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Golland, L. C., Evans, D. L., McGowan, C. M., Hodgson, D. R., & Rose, R. J. (2003). The effects of overtraining on blood volumes in standardbred racehorses. Vet J, 165(3), 228–233.
Abstract: Red blood cell hypervolaemia has been used for diagnosis of overtraining in racehorses, and has been suggested as a mechanism of this cause of loss of racing performance. The effects of overload training (OLT) on the plasma, blood and red cell volumes were investigated in a prospective study in 12 Standardbred horses. Measurements of blood volumes were made after eight and 32 weeks of an exercise training study. Horses were randomly allocated to OLT and control groups (n=6) after 16 weeks of training. Training duration and intensity were increased more rapidly for the OLT group from week 16, until overtraining was diagnosed in week 32.There were no significant effects of OLT on plasma, blood or total red cell volumes between weeks eight and 32. These volumes significantly decreased with time. Maximal haematocrit after exercise was lower (P<0.05) in the OT group in week 32 (0.57+/-0.003% L/L) than in week eight (0.59+/-0.004 L/L). It was concluded that red cell hypervolaemia was not a mechanism for the decrease in capacity for exercise that occurs with overtraining.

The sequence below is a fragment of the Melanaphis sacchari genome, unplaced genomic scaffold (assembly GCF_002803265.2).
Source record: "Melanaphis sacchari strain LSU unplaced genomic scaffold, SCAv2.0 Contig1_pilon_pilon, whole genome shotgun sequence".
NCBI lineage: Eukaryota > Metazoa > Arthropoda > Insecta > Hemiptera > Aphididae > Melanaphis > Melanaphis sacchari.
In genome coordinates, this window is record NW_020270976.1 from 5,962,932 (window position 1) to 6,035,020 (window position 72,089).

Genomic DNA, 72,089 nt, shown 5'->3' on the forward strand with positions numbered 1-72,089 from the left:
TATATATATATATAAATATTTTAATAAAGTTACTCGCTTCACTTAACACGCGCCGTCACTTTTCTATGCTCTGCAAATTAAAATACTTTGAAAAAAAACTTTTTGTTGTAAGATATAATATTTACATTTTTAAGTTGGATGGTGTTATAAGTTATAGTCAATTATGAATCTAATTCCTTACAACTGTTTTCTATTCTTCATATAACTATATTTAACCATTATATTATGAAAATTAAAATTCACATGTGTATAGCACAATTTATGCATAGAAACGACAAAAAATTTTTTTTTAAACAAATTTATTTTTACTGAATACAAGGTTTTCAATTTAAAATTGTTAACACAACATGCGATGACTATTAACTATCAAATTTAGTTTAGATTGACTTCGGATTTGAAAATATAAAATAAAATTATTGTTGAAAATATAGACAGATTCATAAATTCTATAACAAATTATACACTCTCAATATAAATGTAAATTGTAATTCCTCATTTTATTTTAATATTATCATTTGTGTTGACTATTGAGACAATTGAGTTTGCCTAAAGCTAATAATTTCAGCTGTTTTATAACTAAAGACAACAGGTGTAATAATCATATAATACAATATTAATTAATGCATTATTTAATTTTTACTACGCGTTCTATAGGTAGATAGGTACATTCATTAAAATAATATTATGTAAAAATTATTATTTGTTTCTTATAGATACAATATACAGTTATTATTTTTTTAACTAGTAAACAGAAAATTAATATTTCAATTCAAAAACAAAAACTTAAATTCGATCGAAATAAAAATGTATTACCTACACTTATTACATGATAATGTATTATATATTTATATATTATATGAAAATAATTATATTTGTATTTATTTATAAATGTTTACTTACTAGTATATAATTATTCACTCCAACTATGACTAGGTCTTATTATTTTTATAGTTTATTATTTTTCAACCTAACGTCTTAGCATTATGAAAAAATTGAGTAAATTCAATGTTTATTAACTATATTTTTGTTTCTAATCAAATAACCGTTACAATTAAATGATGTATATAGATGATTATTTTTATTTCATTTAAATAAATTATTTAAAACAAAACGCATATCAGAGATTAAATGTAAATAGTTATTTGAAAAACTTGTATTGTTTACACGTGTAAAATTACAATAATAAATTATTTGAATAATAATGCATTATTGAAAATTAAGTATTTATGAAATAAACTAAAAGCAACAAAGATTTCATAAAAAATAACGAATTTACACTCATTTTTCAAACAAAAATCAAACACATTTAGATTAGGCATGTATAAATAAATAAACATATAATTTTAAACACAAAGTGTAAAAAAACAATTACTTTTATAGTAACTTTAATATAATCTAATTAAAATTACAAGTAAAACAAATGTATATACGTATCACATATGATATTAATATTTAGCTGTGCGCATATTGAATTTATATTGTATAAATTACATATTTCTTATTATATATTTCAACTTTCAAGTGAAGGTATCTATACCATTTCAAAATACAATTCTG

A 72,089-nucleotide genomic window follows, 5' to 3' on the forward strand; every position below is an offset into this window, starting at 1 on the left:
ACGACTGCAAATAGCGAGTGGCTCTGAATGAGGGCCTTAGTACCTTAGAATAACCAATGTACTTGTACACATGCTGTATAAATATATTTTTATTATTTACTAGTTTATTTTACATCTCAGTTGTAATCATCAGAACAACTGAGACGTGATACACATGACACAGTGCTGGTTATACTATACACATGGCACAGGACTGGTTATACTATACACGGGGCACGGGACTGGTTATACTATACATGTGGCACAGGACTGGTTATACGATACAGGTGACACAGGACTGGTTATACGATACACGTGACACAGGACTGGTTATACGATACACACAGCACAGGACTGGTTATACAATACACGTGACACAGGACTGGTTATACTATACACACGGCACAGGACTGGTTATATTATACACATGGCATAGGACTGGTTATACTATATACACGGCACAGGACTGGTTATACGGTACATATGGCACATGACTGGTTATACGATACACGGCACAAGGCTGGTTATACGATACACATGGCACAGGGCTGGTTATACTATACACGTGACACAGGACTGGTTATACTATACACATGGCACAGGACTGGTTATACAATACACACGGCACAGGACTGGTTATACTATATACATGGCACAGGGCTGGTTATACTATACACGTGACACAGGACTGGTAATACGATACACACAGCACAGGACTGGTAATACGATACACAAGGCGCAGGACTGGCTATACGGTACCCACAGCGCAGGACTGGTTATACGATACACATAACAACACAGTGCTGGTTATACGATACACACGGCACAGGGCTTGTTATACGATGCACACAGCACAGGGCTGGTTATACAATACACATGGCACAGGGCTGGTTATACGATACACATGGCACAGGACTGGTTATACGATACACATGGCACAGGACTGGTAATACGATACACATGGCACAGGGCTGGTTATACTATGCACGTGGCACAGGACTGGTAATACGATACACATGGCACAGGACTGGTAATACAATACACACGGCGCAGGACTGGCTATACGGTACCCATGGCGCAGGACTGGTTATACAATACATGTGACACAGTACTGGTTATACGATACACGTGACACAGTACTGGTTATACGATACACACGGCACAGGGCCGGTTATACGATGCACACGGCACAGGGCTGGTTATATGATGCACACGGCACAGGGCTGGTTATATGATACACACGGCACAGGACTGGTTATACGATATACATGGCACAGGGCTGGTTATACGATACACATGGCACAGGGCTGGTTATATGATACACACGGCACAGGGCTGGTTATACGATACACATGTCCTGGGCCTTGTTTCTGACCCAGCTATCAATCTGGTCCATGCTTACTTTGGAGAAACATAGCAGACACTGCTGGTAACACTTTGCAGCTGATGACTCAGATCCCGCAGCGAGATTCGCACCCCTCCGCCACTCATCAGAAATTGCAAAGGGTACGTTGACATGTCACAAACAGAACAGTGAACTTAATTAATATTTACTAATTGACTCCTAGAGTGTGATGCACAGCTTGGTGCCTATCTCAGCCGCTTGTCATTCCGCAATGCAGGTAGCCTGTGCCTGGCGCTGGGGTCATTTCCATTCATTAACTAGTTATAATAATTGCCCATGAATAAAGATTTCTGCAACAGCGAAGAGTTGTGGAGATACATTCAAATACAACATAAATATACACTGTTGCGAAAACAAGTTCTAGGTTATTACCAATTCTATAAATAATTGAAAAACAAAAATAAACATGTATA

Hodgson, D., Howe, S., Jeffcott, L., Reid, S., Mellor, D., & Higgins, A. (2005). Effect of prolonged use of altrenogest on behaviour in mares (Vol. 169).
Abstract: Erratum in:
Vet J. 2005 May;169(3):321.
Corrected and republished in:
Vet J. 2005 May;169(3):322-5.
Oral administration of altrenogest for oestrus suppression in competition horses is believed to be widespread in some equestrian disciplines, and can be administered continuously for several months during a competition season. To examine whether altrenogest has any anabolic or other potential performance enhancing properties that may give a horse an unfair advantage, we examined the effect of oral altrenogest (0.044 mg/kg), given daily for a period of eight weeks, on social hierarchy, activity budget, body-mass and body condition score of 12 sedentary mares. We concluded that prolonged oral administration of altrenogest at recommended dose rates to sedentary mares resulted in no effect on dominance hierarchies, body mass or condition score.